Chris Chan, a Singaporean who works for a property fund manager in Hong Kong, is looking for attractive real estate in the city.
But like many expatriates he currently finds it impossible to buy, and given the raft of restrictions placed on property purchases, and the high prices, he has instead invested a little over US$1 million in US property over the last year or so.
He's not alone. Although prices have dipped in Hong Kong, and developers are offering discounts on new projects, it's not enough to stem the exodus of capital.
Brokers and real-estate fund managers say many of their clients, particularly those hit by the 15 per cent tax on buyers who are not permanent residents in Hong Kong, have turned their attention overseas, and remain focused on the US and London in particular.
"There is a sense that the pendulum is swinging back to the US in terms of opportunity - you get better yield and value for money," Chan said. "Hong Kong has just priced itself out. With the capital controls, my view is that it hasn't gone down enough to warrant comparable investment in the US."
Chan, who is a portfolio manager at The Creations Group, first invested with three other buyers in a Miami penthouse. They flipped that for roughly a 5 per cent profit, net of fees, within a year to redirect the cash into an Atlanta office building that they anticipate will yield around 20 per cent per year.
Although Chan has more money to invest and owns his home in Hong Kong, he says the impositions here are a "huge disincentive". He finds both Hong Kong and Singapore overpriced at the moment, with too little supply.
North America led the way for the highest growth rate in real estate investment last year, up 22.9 per cent to US$290 billion compared with the prior year, according to figures from Cushman & Wakefield and Real Capital Analytics.
Developing Asia had the greatest amount of property investment in raw numbers, attracting US$315 billion, but the growth was just 5.9 per cent, while mature Asian markets saw investment fall 1.3 per cent, to US$123 billion and western Europe's US$179 billion was essentially flat, down 0.2 per cent.
Government figures show that the number of transactions in Hong Kong carried out by non-local buyers, whether individuals or companies, fell to 4.6 per cent of total transactions in Hong Kong, down from 13.6 per cent prior to the implementation of the tax, known as the "buyer's stamp duty".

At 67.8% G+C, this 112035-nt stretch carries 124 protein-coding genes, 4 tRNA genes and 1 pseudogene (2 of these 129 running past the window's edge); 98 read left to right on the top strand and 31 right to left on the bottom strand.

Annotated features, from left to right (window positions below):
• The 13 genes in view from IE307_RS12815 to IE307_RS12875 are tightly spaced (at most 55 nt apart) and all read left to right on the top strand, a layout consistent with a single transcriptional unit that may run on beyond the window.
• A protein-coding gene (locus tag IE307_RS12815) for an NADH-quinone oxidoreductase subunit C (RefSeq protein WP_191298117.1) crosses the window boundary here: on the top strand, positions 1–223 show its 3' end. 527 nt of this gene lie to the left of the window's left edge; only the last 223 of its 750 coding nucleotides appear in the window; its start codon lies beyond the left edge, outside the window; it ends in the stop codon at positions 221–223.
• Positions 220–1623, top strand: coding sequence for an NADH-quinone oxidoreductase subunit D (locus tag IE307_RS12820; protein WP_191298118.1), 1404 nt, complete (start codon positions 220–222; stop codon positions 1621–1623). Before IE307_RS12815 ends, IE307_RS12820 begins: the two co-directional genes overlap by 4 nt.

Many observers believe the tax was mainly designed to curb investment by mainland Chinese buyers. Their participation fell from a high of 38.2 per cent of new-home sales in the third quarter of 2011 to 7.6 per cent in the first quarter of this year, according to figures from Centaline.
They then rallied to 13 per cent in the second quarter, although that is the second-lowest level of participation since early 2010.
But the restrictions have also hit other non-residents hard.
Chris Lane, who sells real estate for the property investment consultancy IP Global, says the slight correction in prices in Hong Kong - where prices have fallen 4 per cent from their peak, with most market watchers predicting declines of around 10 per cent for the year - has done little to change the direction of capital this year.
"Interest in safe-haven real-estate markets such as London and New York has skyrocketed since the introduction of the new stamp duties both here in Hong Kong and Singapore," Lane said. "There is still a huge appetite for property. However, I am finding even the most conservative local Hong Kong clients agree it's time to look overseas."
Lane has been affected by Hong Kong's regulations himself. With his wife expecting a second baby, he would like to upgrade to a bigger apartment but, since he is not a permanent resident, finds the price and the 15 per cent tax prohibitive.
"If I were a permanent resident, I would buy something unique and luxury right now as the price has come off a bit," Lane said. "Alas, as a foreigner in Hong Kong, I'm forced to invest overseas and continue to rent until the government shows some type of easing of their policy."
The curbs on property are affecting Hong Kong's competitiveness, property brokers say. Companies looking to locate regional headquarters are put off by the restrictions, while executives find they're unable to put down roots in the city.
"If you have to wait eight years to purchase a property, that's absolutely crazy," said Victoria Allan, who runs the brokerage Habitat Property. She noted that executives looking for high-end property essentially have to pay a premium of 23.5 per cent in Hong Kong - a rate that deters almost all buyers. "A lot of clients who would like to buy here but can't any more are buying in London," said Allan.